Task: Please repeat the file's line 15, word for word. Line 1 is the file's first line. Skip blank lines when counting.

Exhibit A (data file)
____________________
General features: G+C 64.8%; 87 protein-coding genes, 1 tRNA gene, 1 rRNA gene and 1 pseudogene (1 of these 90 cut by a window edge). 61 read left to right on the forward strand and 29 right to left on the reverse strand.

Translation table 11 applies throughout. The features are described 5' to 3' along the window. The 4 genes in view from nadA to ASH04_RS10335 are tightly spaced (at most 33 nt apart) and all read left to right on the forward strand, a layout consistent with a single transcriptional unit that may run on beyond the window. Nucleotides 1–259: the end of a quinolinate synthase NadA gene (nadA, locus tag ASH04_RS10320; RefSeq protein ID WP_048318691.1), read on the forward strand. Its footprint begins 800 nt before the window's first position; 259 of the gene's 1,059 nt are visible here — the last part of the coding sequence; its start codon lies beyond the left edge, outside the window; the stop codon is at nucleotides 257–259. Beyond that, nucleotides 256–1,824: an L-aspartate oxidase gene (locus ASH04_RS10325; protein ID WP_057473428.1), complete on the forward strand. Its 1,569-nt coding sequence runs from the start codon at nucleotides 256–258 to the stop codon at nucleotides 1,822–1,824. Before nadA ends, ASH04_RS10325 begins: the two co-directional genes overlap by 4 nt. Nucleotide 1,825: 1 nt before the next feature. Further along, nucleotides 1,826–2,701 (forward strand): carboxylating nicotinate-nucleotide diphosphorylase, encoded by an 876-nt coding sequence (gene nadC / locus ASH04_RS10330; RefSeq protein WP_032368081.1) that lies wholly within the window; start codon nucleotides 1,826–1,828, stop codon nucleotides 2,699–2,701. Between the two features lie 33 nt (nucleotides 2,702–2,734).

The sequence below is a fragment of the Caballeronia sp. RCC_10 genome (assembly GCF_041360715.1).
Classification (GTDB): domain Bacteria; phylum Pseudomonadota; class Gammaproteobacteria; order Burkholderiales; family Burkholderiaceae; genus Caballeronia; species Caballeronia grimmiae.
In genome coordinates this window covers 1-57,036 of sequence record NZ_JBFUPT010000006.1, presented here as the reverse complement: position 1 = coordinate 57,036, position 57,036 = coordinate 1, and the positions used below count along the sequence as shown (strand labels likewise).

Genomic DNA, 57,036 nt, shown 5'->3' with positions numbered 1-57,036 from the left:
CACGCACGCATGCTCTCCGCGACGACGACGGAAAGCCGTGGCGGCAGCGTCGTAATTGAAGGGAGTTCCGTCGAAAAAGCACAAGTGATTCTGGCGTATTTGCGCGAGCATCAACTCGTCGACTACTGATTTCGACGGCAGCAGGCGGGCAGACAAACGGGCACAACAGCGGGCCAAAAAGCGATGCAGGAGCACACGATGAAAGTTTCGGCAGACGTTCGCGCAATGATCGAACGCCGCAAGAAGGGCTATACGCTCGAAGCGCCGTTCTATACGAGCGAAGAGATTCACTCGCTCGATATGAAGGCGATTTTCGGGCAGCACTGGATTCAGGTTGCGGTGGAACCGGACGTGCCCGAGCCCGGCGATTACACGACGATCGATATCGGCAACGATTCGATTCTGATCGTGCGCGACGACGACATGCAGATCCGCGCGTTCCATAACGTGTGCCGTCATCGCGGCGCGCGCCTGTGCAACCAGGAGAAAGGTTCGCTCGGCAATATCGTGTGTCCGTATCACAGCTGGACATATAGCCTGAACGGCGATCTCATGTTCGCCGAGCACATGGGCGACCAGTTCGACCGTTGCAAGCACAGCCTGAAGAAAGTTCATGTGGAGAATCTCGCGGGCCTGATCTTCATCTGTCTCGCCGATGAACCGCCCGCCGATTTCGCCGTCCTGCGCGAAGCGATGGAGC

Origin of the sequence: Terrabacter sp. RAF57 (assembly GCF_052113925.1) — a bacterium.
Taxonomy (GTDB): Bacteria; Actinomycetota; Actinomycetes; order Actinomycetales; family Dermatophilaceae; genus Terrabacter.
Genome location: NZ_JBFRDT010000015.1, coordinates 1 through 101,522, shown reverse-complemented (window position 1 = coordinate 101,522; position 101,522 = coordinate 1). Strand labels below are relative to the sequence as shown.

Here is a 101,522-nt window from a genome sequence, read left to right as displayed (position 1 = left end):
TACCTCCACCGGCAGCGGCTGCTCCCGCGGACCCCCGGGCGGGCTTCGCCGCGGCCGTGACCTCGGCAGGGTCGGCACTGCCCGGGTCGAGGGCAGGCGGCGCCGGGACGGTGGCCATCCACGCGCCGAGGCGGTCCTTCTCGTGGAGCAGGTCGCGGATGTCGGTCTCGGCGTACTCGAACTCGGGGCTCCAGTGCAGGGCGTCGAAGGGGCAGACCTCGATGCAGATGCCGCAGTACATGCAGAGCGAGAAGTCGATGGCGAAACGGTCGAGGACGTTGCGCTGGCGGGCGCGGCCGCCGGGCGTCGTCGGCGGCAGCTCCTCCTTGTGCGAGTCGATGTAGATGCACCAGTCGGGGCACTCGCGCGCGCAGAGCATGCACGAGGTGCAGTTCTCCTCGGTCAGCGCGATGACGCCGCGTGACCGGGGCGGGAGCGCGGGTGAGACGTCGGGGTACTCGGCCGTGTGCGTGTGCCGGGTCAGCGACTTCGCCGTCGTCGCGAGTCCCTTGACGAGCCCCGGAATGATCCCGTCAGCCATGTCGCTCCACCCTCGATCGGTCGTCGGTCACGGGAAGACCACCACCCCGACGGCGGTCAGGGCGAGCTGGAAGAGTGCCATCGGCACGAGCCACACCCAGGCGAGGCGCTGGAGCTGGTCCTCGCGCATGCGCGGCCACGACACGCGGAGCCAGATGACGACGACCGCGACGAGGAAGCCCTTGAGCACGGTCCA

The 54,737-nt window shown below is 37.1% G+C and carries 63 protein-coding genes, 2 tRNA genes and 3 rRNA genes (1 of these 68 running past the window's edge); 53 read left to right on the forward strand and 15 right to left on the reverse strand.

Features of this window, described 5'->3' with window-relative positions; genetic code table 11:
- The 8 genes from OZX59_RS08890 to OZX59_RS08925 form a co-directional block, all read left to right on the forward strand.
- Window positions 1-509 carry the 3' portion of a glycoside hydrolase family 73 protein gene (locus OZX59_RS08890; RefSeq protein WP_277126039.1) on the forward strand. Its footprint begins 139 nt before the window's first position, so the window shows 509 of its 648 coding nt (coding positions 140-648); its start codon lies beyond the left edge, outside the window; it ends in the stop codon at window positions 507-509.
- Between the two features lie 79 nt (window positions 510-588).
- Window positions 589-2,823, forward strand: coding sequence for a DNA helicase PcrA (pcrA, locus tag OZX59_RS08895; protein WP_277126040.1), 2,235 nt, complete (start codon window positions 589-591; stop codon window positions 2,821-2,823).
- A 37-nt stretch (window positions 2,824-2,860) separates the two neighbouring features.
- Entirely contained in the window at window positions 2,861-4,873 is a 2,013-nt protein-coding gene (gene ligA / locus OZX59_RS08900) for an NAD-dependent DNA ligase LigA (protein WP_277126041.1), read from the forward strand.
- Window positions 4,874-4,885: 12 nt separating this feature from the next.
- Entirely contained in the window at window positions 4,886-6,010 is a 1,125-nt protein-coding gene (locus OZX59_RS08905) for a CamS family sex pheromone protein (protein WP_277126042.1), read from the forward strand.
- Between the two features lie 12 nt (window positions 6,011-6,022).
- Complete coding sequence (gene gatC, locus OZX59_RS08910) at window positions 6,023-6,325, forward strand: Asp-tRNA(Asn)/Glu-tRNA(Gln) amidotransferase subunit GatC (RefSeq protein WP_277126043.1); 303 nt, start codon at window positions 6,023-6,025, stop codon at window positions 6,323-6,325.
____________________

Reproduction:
- The 8 genes from OZX59_RS08890 to OZX59_RS08925 form a co-directional block, all read left to right on the forward strand.